After being absent for two films, and two seasons of Westworld later, Jeffrey Wright returns as Felix Leiter, the CIA agent tasked with bringing Bond back in from the cold. Or back in from the warm I guess because they’re in Jamaica. I like both the actor and character a lot and so I’m happy to see them return, even though I imagine it’ll be nothing more than a glorified cameo. Also returning is Blofeld, seemingly being the Hannibal Lecter to Bond’s Will Graham. While I didn’t like the personal history between the two of them explored in Spectre, I am glad that Blofeld is back and hopefully the writers can give Christoph Waltz something better to work with this time around. But while Blofeld is pulling the strings, Rami Malek’s Safin is the primary antagonist of the film and I like what we see of the character. It’s certainly playing into the Bond villain tropes of old, with a weird accent and voice, a bold flair for fashion and an easily recognisable feature, which in this case is a broken mask. The mask might be a little much, we’ll see, but Madeleine being sent one in the trailer makes me think that Bond will shoot a masked figure at some point thinking it’s Safin but actually he’ll have killed Madeleine. One thing that does surprise me is that both villains have facial scars and over the past few years I’ve seen lots of discussion about how the Bond films have vilified people with disabilities and disfigurements, but I guess that’s one trope that isn’t going away.
I enjoy the joke in the trailer of Bond having to state his full name to the MI6 receptionist because he’s clearly been forgotten since leaving the service several years earlier. It’s a gag also seen in the trailer for Star Trek: Picard in the exact same context – parallel thinking at work – and I like how it’s a twist on his famous “Bond. James Bond” quote. Not only does it show that James has been off-the-grid for a long time but it also feels a bit meta considering how long it has been between movies. I’m glad they’re accepting that Bond is no longer the young agent he was in Casino Royale but rather a much older and battered man, with a dodgy knee apparently. I’m happy they’re not following the path of the Roger Moore films where Bond’s advancing age was constantly ignored to the point it became quite embarrassing.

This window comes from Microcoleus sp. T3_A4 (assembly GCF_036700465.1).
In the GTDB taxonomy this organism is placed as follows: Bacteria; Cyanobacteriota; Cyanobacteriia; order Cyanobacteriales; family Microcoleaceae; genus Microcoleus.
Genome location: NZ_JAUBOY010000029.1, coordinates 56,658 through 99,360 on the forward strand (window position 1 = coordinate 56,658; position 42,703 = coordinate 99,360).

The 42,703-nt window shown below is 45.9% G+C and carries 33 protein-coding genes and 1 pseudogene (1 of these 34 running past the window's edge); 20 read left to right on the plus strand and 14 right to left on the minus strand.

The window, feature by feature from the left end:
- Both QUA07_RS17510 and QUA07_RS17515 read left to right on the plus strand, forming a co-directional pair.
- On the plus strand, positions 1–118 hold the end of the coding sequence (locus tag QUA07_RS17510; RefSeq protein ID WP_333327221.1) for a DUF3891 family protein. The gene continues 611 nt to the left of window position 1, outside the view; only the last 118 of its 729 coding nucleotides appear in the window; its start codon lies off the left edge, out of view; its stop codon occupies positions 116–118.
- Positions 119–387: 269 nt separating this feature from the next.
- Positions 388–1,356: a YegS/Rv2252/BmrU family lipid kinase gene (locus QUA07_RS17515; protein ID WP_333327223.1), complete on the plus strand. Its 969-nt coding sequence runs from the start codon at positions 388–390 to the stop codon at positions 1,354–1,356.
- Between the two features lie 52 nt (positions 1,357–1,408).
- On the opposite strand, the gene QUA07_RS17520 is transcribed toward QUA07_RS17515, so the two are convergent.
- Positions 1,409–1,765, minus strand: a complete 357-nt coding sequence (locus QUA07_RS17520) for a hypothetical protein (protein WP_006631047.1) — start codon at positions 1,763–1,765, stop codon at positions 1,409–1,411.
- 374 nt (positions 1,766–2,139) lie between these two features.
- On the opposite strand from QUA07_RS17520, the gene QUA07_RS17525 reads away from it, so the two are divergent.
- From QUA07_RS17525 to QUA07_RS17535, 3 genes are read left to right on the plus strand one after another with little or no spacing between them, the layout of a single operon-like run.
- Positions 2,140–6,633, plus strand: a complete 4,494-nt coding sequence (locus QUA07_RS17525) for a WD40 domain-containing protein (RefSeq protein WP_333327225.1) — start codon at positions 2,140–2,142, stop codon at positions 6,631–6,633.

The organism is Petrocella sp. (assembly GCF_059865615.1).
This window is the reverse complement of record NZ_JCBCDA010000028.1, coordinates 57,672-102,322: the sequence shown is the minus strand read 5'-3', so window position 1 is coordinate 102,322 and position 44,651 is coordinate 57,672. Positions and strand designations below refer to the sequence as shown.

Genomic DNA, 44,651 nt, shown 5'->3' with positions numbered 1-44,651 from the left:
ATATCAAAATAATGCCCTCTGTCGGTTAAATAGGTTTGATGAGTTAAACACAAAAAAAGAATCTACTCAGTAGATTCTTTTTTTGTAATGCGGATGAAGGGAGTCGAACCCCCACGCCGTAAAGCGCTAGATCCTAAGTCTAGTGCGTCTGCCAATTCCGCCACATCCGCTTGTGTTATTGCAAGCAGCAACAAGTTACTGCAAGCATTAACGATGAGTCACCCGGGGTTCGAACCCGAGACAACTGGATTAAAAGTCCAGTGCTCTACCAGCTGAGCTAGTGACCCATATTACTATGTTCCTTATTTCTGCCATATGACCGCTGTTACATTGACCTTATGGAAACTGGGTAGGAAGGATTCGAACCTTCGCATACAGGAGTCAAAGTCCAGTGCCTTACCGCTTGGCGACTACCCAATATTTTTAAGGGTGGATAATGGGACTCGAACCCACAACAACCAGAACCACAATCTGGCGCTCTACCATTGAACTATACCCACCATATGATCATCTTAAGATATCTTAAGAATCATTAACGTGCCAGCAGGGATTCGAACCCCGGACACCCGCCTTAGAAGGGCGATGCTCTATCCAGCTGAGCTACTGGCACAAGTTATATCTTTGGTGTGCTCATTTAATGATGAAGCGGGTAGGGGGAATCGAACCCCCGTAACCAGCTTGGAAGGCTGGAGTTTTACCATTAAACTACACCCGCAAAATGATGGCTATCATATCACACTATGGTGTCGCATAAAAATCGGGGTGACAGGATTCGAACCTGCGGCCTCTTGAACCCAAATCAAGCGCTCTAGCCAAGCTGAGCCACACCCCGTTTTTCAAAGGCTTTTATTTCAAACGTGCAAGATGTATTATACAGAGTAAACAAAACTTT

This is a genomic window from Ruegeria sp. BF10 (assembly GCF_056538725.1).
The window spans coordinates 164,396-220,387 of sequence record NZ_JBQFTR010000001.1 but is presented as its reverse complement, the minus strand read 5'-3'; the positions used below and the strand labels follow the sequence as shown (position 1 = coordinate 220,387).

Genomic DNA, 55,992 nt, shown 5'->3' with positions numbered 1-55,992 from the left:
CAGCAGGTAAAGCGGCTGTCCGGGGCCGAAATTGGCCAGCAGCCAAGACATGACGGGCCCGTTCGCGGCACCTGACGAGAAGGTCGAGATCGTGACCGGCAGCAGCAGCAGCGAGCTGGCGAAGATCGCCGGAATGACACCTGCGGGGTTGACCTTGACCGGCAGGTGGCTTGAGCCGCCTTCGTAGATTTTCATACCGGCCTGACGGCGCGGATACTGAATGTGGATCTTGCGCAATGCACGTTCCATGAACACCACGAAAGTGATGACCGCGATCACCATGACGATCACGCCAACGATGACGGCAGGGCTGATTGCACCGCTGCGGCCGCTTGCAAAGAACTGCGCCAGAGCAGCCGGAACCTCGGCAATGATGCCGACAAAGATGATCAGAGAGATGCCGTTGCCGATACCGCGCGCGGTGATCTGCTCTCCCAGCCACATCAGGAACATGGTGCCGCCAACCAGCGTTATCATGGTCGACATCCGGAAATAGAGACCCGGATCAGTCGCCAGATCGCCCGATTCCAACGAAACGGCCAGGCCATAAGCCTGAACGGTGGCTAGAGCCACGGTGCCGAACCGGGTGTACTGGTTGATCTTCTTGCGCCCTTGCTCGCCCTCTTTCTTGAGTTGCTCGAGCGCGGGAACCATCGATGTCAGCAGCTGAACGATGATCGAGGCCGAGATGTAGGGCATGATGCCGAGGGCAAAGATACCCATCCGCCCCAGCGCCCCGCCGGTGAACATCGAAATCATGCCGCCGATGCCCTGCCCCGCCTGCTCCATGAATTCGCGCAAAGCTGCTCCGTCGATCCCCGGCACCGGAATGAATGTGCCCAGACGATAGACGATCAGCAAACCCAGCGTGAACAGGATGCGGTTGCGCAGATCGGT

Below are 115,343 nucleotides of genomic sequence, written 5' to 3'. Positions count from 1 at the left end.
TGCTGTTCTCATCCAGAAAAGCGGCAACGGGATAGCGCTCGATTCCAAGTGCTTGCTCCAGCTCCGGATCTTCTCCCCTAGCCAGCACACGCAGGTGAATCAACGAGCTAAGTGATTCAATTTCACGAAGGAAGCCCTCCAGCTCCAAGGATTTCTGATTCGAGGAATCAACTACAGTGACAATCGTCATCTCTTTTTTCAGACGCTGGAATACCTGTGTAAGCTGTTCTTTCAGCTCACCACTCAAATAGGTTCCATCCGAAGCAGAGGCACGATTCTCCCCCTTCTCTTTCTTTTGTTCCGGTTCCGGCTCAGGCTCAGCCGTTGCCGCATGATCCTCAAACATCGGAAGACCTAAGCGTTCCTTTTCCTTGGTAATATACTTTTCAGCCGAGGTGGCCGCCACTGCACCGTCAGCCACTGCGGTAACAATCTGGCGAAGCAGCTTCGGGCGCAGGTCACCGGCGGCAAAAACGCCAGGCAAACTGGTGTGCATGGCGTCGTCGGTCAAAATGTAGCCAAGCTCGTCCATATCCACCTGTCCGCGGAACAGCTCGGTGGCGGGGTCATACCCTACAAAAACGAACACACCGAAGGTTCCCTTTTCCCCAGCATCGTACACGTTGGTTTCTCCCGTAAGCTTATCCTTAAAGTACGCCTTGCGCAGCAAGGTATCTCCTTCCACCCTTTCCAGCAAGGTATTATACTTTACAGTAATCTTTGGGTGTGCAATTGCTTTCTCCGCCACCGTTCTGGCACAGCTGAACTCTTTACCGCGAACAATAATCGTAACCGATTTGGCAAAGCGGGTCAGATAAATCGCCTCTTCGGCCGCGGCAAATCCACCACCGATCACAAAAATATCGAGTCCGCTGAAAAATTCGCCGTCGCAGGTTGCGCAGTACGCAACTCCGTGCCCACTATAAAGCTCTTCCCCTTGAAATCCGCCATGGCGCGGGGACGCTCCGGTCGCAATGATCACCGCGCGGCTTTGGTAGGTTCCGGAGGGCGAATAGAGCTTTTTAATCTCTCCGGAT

The trailer concludes with a cool recreation of the famous gunbarrel sequence which I imagine is just for the trailer and won’t appear in the film itself. Although, you can read about why I’m hoping the film’s title will be something of a joke and that James Bond will actually die in the film in a gunbarrel-inspired sequence here. And that’s it; no more footage. I’ll just have to keep rewatching the trailer until we get more closer to the film’s release in April. While I think the trailer has some problems, I very much like what we’ve seen of the actual film thus far. What are your thoughts on the No Time to Die trailer? Let me know in the comments and be sure to geek out with me about TV, movies and video-games on Twitter @kylebrrtt.